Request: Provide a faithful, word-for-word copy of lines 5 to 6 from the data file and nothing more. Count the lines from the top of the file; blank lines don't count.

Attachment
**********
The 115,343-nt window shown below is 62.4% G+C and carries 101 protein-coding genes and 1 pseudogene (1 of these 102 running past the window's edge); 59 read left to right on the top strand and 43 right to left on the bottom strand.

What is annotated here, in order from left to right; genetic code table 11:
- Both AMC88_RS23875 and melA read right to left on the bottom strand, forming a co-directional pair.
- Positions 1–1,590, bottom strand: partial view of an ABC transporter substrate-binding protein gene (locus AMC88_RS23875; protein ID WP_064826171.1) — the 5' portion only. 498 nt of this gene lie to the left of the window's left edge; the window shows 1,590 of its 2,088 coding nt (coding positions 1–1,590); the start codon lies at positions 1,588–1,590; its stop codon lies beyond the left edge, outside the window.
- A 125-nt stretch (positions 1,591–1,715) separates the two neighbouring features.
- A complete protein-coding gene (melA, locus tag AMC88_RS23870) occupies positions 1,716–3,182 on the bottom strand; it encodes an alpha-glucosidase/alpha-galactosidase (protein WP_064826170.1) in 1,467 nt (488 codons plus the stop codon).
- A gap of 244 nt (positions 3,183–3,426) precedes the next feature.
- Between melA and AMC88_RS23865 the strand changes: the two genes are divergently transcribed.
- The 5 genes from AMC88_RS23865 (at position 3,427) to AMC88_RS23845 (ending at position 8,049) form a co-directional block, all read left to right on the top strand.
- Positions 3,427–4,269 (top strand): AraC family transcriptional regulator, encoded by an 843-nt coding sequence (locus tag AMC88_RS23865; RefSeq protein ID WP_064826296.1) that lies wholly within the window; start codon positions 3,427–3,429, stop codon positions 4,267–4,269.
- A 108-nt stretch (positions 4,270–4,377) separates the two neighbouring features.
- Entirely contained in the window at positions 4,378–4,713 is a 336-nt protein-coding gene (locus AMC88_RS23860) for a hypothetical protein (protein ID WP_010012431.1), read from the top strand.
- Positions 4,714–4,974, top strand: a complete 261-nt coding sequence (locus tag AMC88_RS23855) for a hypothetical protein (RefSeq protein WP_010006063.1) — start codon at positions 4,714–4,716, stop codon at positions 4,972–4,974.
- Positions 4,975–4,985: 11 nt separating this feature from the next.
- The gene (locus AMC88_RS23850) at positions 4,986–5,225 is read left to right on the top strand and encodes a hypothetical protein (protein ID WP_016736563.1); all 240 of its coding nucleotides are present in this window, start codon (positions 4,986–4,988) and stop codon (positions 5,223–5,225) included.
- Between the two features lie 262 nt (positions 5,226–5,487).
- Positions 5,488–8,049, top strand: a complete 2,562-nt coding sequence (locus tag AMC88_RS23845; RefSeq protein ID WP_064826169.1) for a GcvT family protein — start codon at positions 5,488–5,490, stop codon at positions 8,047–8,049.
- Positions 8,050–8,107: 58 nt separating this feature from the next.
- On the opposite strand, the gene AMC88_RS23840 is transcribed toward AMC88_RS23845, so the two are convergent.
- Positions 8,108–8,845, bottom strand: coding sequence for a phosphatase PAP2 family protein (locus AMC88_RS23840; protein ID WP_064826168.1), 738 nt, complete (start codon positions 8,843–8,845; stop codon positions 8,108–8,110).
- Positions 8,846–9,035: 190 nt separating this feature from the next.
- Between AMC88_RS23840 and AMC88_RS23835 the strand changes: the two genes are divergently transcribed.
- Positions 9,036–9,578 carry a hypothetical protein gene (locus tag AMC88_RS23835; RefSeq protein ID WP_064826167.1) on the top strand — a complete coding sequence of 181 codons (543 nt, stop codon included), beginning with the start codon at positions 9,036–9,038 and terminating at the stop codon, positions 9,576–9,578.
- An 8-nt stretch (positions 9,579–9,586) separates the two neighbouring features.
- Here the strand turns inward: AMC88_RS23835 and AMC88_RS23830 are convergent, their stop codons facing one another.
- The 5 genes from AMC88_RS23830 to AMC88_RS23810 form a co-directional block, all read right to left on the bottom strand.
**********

- A 125-nt stretch (positions 1,591–1,715) separates the two neighbouring features.
- A complete protein-coding gene (melA, locus tag AMC88_RS23870) occupies positions 1,716–3,182 on the bottom strand; it encodes an alpha-glucosidase/alpha-galactosidase (protein WP_064826170.1) in 1,467 nt (488 codons plus the stop codon).